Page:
Online from: 1995
Subject Area: Mechanical & Materials Engineering
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|Title:||Anaesthetic mouthpiece development through QFD and customer interaction with functional prototypes|
|Author(s):||G.J. Booysen, (Central University of Technology, Bloemfontein, South Africa), L.J. Barnard, (Central University of Technology, Bloemfontein, South Africa), M. Truscott, (Central University of Technology, Bloemfontein, South Africa), D.J. de Beer, (Central University of Technology, Bloemfontein, South Africa)|
|Citation:||G.J. Booysen, L.J. Barnard, M. Truscott, D.J. de Beer, (2006) "Anaesthetic mouthpiece development through QFD and customer interaction with functional prototypes", Rapid Prototyping Journal, Vol. 12 Iss: 4, pp.189 - 197|
|Keywords:||Design, Medical equipment, Quality function deployment, Rapid prototypes|
|Article type:||Research paper|
|DOI:||10.1108/13552540610682697 (Permanent URL)|
|Publisher:||Emerald Group Publishing Limited|
Purpose – The paper reflects on the development of a medical product using rapid prototyping technologies and customer interaction through a quality function deployment (QFD) approach to speed up the process, and to result in customer satisfaction. The purpose of the specific medical product was to develop a device for fixing an Endo-tracheal (ET) tube in a patient during anaesthesia, as it is common for an ET tube to move and/or become dislodged due to various extraneous reasons. If the tube deviates from the correct position it can cause one or both lungs to collapse, which can be fatal. The paper reviews how the anaesthetist's idea, which was to develop a product that could hold an ET tube in place in a more secure manner than is possible with current technologies, was brought to fruition through customer interaction.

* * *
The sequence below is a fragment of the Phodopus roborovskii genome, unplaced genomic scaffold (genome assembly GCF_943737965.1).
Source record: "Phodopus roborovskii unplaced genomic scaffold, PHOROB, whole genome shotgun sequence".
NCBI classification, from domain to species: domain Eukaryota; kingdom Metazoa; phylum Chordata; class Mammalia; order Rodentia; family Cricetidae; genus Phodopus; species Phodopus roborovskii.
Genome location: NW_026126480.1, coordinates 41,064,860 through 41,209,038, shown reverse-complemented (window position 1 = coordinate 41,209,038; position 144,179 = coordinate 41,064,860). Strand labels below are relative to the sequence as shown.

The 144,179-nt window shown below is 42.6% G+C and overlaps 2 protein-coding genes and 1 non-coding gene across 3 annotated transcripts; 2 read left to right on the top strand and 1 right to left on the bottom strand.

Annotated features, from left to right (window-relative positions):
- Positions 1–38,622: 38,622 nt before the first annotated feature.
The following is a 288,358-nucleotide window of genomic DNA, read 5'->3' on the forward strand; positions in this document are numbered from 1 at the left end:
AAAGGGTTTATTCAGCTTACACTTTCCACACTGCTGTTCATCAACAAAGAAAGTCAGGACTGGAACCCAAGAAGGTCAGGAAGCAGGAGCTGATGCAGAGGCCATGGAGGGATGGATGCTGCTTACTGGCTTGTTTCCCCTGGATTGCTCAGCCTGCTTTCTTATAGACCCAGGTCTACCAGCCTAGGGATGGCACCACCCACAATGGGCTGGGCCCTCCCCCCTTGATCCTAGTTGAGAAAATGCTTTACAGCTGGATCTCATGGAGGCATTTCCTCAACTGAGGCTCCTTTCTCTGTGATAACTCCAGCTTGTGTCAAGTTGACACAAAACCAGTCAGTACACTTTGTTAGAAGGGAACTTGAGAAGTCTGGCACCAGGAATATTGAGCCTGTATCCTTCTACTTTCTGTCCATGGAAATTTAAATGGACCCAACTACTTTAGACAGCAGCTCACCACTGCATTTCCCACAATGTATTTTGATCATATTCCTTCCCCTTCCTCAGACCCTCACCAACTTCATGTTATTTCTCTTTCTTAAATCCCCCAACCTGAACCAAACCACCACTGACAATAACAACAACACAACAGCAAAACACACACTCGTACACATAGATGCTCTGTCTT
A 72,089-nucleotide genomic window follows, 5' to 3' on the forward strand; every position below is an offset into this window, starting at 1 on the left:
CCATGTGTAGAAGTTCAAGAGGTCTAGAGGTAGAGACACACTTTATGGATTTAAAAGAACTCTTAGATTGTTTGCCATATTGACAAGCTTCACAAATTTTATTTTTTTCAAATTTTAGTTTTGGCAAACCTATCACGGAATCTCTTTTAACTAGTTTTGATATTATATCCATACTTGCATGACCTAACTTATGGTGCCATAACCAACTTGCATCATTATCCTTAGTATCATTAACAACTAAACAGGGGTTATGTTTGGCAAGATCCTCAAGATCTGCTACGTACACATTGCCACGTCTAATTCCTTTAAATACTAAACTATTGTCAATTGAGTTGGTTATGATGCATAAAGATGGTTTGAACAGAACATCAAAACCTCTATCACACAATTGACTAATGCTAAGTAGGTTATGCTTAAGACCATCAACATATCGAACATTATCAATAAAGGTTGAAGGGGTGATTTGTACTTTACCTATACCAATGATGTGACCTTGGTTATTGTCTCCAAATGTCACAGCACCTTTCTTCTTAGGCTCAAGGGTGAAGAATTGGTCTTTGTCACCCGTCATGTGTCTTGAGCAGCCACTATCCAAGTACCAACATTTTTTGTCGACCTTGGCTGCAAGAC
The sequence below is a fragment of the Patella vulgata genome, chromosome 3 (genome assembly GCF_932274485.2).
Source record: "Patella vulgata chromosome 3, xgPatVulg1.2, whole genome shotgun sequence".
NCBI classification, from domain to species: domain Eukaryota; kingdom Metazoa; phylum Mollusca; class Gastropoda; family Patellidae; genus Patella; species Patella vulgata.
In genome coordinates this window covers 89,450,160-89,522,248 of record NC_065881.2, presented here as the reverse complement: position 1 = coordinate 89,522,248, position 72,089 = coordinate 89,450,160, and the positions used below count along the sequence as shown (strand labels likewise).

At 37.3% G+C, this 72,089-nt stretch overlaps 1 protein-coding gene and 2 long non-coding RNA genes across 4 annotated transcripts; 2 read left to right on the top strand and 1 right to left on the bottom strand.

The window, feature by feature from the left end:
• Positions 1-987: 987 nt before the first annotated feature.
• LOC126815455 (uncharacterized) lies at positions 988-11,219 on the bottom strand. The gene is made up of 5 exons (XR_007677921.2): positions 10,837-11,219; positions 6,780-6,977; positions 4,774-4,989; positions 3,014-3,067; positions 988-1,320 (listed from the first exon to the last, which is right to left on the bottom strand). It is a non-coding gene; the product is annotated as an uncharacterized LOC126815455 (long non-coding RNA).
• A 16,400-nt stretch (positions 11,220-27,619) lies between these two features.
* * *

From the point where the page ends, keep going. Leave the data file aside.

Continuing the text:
Design/methodology/approach – Using an action-research approach, the design evolved through series of design concepts, which through customer interaction contributed to a total optimized design. Virtual and physical prototypes, together with silicone mouldings were used as part of the customer interaction.
Findings – As with any new product, some functional parts were needed to conduct tests, which in turn would help to prove the product, and hence, the design. Traditionally this meant the manufacturing of a hard tool and proving of the design through trial and error. Hard tooling allows for some small changes to be made, but if the changes are radical a new tool will have to be designed and manufactured.
Research limitations/implications – Following a developmental approach through the application of various types/stages of prototyping (such as virtual prototypes), revolutionised this process by simplifying and accelerating the development iteration process – it also developed a new version/paradigm of QFD.
Practical implications – Opposed to traditional forms of QFD where customer inputs are gathered through questionnaires, this case study proved that functional models provide an efficient client-feedback, through constant involvement in the development process, as well as evaluation of the systematic progress.
Originality/value – The case study shows that experts in other disciplines can become involved in the product development process through the availability of functional prototypes, and builds on previous work to introduce a concept of customer interaction with functional prototypes.
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